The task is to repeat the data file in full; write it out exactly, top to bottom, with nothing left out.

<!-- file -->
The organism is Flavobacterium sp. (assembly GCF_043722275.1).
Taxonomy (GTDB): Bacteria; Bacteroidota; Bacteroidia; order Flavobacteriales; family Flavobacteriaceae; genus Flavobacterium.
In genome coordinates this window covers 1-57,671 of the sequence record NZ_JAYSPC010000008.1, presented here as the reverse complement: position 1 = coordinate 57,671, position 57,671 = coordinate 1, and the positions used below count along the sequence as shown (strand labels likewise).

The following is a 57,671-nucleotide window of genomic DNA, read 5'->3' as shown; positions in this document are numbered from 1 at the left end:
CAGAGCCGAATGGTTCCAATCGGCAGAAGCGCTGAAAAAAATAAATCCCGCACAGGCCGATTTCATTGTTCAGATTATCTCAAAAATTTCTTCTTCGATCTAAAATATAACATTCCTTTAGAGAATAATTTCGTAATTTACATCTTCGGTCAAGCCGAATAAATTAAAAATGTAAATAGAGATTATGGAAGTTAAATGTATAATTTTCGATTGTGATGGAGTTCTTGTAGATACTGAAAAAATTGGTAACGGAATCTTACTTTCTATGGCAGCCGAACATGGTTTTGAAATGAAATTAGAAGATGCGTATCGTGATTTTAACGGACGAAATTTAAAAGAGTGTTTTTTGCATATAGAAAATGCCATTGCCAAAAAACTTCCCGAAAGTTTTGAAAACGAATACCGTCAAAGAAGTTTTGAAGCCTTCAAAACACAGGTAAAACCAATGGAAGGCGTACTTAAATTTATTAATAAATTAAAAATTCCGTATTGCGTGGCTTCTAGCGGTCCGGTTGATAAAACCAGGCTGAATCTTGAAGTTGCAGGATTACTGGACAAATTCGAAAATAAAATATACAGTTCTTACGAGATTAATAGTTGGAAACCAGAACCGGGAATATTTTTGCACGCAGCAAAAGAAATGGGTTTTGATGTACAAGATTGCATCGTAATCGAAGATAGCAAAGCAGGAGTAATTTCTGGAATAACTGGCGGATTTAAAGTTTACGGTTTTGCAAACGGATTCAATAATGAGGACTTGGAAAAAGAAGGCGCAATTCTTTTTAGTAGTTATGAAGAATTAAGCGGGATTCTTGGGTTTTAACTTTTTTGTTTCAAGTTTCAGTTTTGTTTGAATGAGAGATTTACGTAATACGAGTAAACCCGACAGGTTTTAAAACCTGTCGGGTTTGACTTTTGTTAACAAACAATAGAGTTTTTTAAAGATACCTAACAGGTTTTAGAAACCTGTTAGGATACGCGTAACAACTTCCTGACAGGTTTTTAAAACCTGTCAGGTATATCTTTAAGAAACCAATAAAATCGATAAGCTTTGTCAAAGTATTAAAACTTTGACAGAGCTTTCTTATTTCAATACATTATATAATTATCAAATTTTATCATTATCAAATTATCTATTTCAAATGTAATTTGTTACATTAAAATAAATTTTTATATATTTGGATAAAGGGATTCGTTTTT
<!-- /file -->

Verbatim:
The organism is Flavobacterium sp. (assembly GCF_043722275.1).
Taxonomy (GTDB): Bacteria; Bacteroidota; Bacteroidia; order Flavobacteriales; family Flavobacteriaceae; genus Flavobacterium.
In genome coordinates this window covers 1-57,671 of the sequence record NZ_JAYSPC010000008.1, presented here as the reverse complement: position 1 = coordinate 57,671, position 57,671 = coordinate 1, and the positions used below count along the sequence as shown (strand labels likewise).

The following is a 57,671-nucleotide window of genomic DNA, read 5'->3' as shown; positions in this document are numbered from 1 at the left end:
CAGAGCCGAATGGTTCCAATCGGCAGAAGCGCTGAAAAAAATAAATCCCGCACAGGCCGATTTCATTGTTCAGATTATCTCAAAAATTTCTTCTTCGATCTAAAATATAACATTCCTTTAGAGAATAATTTCGTAATTTACATCTTCGGTCAAGCCGAATAAATTAAAAATGTAAATAGAGATTATGGAAGTTAAATGTATAATTTTCGATTGTGATGGAGTTCTTGTAGATACTGAAAAAATTGGTAACGGAATCTTACTTTCTATGGCAGCCGAACATGGTTTTGAAATGAAATTAGAAGATGCGTATCGTGATTTTAACGGACGAAATTTAAAAGAGTGTTTTTTGCATATAGAAAATGCCATTGCCAAAAAACTTCCCGAAAGTTTTGAAAACGAATACCGTCAAAGAAGTTTTGAAGCCTTCAAAACACAGGTAAAACCAATGGAAGGCGTACTTAAATTTATTAATAAATTAAAAATTCCGTATTGCGTGGCTTCTAGCGGTCCGGTTGATAAAACCAGGCTGAATCTTGAAGTTGCAGGATTACTGGACAAATTCGAAAATAAAATATACAGTTCTTACGAGATTAATAGTTGGAAACCAGAACCGGGAATATTTTTGCACGCAGCAAAAGAAATGGGTTTTGATGTACAAGATTGCATCGTAATCGAAGATAGCAAAGCAGGAGTAATTTCTGGAATAACTGGCGGATTTAAAGTTTACGGTTTTGCAAACGGATTCAATAATGAGGACTTGGAAAAAGAAGGCGCAATTCTTTTTAGTAGTTATGAAGAATTAAGCGGGATTCTTGGGTTTTAACTTTTTTGTTTCAAGTTTCAGTTTTGTTTGAATGAGAGATTTACGTAATACGAGTAAACCCGACAGGTTTTAAAACCTGTCGGGTTTGACTTTTGTTAACAAACAATAGAGTTTTTTAAAGATACCTAACAGGTTTTAGAAACCTGTTAGGATACGCGTAACAACTTCCTGACAGGTTTTTAAAACCTGTCAGGTATATCTTTAAGAAACCAATAAAATCGATAAGCTTTGTCAAAGTATTAAAACTTTGACAGAGCTTTCTTATTTCAATACATTATATAATTATCAAATTTTATCATTATCAAATTATCTATTTCAAATGTAATTTGTTACATTAAAATAAATTTTTATATATTTGGATAAAGGGATTCGTTTTT